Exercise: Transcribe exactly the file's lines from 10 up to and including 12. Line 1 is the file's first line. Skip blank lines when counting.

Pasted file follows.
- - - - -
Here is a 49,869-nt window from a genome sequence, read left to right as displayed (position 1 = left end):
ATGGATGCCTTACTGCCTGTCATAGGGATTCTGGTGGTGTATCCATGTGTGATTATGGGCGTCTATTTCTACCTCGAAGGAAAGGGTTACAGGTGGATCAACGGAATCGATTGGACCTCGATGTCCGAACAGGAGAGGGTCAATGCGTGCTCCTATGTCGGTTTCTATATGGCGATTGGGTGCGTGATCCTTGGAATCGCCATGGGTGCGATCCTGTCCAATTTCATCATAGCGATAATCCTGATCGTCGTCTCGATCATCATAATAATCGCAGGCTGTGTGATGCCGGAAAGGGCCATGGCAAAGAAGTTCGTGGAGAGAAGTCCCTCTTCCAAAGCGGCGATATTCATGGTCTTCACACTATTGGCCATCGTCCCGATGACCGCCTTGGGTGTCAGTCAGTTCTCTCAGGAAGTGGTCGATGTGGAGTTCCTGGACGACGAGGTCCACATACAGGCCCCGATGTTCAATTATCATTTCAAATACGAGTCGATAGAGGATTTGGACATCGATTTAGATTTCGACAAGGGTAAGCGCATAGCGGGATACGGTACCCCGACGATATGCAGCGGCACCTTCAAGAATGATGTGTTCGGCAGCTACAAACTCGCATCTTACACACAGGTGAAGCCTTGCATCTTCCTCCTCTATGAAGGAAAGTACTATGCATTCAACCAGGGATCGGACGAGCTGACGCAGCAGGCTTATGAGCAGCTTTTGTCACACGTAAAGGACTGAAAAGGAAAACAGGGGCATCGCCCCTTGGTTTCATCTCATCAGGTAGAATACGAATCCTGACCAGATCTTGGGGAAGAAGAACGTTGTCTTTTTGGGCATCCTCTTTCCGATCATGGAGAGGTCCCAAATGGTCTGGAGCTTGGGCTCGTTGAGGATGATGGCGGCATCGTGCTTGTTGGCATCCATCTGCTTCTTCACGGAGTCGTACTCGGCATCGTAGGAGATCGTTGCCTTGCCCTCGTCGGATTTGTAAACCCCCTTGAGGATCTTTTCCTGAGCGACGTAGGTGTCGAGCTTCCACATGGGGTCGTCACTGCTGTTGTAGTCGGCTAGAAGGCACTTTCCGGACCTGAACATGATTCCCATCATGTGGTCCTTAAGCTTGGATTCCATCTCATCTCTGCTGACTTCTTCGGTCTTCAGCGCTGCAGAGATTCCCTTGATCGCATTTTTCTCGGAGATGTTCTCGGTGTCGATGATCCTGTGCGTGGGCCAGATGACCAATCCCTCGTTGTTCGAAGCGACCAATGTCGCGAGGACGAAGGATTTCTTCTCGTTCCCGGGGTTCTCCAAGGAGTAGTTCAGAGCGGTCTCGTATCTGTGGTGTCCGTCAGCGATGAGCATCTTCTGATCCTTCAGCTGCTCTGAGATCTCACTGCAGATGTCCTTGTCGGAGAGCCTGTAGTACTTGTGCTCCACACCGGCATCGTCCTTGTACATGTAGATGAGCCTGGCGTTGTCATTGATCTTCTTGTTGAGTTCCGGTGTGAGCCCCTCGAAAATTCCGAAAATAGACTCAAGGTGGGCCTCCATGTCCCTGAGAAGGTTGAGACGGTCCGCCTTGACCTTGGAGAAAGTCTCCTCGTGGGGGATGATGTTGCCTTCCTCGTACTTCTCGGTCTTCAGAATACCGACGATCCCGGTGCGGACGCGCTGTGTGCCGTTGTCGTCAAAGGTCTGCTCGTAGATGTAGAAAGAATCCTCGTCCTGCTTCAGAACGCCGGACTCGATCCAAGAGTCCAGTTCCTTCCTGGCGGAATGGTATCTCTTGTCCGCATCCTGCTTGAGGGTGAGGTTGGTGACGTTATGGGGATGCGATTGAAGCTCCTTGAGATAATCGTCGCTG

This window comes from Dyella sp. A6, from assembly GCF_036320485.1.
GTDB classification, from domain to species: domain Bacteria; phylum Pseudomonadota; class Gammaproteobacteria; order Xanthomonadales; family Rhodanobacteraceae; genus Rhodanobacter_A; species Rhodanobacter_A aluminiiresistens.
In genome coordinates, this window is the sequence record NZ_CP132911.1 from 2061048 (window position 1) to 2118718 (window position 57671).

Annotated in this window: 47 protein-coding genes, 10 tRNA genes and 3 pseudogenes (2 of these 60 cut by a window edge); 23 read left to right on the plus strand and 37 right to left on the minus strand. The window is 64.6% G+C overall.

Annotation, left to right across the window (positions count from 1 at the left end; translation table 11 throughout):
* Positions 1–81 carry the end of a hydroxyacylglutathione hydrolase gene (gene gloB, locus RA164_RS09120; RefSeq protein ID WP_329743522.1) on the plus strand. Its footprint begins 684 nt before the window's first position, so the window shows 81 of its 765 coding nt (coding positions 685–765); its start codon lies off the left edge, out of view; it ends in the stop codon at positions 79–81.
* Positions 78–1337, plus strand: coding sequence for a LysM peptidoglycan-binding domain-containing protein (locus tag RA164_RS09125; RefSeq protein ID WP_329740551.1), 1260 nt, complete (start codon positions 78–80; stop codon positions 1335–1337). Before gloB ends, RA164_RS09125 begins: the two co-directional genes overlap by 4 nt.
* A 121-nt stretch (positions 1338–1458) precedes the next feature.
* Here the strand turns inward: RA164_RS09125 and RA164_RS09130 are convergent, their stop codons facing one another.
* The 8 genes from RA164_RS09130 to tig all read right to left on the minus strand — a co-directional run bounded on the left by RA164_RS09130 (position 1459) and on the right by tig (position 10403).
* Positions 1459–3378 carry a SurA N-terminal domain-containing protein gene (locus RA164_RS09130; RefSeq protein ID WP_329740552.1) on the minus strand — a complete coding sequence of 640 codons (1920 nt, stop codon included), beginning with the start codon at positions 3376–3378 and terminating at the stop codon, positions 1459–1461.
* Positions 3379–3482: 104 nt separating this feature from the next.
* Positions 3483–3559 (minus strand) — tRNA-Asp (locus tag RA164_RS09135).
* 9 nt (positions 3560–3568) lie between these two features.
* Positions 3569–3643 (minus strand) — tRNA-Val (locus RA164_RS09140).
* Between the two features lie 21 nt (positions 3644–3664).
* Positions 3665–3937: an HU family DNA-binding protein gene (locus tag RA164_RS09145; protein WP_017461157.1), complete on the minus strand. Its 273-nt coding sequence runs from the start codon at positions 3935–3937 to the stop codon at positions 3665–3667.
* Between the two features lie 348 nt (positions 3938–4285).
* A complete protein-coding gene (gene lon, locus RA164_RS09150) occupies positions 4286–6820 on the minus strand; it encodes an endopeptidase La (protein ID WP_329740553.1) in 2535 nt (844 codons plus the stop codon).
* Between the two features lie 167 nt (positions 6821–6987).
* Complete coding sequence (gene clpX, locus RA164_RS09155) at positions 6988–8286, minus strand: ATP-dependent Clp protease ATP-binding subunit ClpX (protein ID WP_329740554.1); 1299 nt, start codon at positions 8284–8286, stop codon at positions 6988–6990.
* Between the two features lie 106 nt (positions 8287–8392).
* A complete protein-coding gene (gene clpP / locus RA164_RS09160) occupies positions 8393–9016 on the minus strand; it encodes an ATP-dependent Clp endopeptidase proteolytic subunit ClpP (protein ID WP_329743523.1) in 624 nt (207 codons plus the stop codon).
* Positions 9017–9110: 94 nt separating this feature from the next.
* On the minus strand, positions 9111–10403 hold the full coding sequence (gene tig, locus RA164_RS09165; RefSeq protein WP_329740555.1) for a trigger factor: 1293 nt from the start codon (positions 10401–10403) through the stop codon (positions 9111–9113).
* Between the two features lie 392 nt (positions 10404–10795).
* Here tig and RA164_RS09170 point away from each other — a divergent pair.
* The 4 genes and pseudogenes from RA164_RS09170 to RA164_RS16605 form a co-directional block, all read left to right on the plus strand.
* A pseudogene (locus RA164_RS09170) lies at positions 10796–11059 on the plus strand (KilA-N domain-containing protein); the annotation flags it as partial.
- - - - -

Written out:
* A 121-nt stretch (positions 1338–1458) precedes the next feature.
* Here the strand turns inward: RA164_RS09125 and RA164_RS09130 are convergent, their stop codons facing one another.
* The 8 genes from RA164_RS09130 to tig all read right to left on the minus strand — a co-directional run bounded on the left by RA164_RS09130 (position 1459) and on the right by tig (position 10403).